In retrospect, I wonder why I didn't do a guitar version of "Fontana Mix" (following Cornelius Cardew's example). The score for "Aria" specifically names "Fontana Mix" and parts from the "Concert for Piano and Orchestra" as possible accompaniments. Oh well, just being "mischievous", I guess...

The Last Variation
      In contrast to my own free-improvised performances using the Noise Machine, I found that a rendition of Cage's "Variations II" forced me to isolate distinct sounds within long silences. Typically in an improvisation, ideas organically develop as an uninterrupted sequence of sound textures, with a few impulsive jump-cuts/non-sequiturs here and there. The textures usually evolve through the gradual shifting of one or more parameters. "Variations II" was quite different in that no event was purposely related to the previous one, and silences separated each of these short sound event fragments. I suppose this description of unrelated sounds separated by long and short silences is applicable to many of Cage's pieces (including "Aria", of course). Although "Aria" was a favorite of Motoko's to perform, I have to admit I never did "Variations II" again, preferring instead to concentrate on more textural explorations than structural ones.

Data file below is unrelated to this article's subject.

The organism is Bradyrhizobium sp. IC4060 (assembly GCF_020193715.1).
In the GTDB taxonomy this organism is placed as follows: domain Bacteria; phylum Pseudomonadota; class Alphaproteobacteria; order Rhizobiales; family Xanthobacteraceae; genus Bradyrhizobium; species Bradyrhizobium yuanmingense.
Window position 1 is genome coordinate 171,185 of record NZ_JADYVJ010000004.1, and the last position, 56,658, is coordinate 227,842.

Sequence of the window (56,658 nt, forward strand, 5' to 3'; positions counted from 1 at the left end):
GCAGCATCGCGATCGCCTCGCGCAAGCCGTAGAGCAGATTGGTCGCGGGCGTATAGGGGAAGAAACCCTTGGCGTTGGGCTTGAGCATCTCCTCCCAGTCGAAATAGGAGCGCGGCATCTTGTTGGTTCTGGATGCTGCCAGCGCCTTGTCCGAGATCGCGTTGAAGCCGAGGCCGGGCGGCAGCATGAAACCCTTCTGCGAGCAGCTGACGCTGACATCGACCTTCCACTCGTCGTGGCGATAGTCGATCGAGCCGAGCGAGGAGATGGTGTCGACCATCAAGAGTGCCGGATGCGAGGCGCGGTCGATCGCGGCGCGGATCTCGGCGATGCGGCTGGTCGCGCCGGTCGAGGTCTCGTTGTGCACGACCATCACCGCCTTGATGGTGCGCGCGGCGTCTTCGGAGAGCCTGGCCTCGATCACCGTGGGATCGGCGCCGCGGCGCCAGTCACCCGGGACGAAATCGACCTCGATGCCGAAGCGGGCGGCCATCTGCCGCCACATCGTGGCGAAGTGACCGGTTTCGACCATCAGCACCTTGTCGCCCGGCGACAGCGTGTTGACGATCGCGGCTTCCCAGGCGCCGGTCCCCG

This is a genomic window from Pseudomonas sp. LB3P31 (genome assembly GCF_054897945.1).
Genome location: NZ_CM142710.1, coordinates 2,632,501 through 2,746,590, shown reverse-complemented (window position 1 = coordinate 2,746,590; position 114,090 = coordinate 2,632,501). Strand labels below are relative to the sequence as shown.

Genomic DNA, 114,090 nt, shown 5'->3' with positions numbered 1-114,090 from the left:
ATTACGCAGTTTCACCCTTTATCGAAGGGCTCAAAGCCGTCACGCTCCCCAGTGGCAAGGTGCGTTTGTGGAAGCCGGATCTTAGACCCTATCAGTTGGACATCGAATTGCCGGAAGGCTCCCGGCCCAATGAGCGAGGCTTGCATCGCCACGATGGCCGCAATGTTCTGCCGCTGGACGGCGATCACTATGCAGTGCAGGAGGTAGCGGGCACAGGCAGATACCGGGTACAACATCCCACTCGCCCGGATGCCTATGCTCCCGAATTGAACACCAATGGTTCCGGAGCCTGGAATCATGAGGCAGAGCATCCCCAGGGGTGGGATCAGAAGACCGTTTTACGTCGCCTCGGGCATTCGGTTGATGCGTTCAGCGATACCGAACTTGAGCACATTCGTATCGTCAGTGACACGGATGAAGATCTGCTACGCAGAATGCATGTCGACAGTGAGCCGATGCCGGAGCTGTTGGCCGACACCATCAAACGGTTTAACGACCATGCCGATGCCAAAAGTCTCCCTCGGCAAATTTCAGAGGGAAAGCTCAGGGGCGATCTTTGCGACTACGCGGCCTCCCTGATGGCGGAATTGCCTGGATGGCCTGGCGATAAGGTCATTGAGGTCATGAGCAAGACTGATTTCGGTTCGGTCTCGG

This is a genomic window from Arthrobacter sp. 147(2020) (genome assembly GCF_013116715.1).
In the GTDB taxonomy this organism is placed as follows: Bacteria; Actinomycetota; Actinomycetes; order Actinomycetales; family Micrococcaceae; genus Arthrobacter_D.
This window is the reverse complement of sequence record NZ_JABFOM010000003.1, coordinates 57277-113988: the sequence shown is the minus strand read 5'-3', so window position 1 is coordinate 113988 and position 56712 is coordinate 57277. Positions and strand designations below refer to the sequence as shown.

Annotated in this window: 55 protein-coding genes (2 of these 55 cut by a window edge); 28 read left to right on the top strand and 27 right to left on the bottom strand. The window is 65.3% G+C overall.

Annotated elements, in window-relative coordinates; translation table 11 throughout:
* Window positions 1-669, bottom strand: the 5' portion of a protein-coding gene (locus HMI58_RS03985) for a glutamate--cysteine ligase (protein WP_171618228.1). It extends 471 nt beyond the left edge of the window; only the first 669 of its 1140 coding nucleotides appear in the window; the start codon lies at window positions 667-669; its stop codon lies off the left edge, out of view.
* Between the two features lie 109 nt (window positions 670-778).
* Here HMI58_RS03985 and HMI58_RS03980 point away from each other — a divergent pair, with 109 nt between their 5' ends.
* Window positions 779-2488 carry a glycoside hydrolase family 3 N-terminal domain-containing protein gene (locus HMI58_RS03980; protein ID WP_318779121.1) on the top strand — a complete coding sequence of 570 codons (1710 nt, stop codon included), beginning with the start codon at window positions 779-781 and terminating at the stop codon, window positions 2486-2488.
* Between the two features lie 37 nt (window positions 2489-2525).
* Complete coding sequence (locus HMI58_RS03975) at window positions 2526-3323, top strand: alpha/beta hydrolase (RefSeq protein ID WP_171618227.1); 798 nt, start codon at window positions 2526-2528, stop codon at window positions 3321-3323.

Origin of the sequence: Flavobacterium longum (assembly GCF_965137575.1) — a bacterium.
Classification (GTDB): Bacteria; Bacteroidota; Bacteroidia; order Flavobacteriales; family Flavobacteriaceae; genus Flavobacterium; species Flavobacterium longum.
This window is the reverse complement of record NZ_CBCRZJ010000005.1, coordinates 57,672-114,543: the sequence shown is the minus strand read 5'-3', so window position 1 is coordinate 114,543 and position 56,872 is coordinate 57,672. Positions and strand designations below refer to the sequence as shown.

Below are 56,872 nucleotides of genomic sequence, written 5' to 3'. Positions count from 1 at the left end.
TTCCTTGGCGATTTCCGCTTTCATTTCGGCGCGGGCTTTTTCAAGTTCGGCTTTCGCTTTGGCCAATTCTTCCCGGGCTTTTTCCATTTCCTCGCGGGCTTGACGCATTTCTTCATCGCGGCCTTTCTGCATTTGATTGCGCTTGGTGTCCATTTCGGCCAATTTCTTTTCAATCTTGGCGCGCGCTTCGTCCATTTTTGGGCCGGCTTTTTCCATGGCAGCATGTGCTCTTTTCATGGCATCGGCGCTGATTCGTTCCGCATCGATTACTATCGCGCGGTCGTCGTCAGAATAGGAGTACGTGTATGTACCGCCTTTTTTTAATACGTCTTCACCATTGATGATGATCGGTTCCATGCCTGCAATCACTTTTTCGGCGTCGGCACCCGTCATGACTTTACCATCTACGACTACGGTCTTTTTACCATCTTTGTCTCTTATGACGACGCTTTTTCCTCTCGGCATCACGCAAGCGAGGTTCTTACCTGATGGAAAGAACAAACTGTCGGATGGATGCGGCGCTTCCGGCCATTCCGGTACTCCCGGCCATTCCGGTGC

It's interesting to note that David Tudor's piano-string recording (see YouTube video below) is drenched in feedback, due to the loud monitor speakers interacting with the piano strings. This "unintentional" feedback element actually provides a background "sea" upon which his isolated Events float (or submerge under). In this regard, my version is technically closer to what Cage intended in the score, but Tudor's version sounds better to me because this "accidental" feedback element gives his performance a more organic flow, based on "cause and effect" (for example, attack and feedback). Nonetheless, Cage was perfectly happy with Tudor's rendition. I don't know, there seems to be some tongue-in-cheek sentiment here, if you ask me...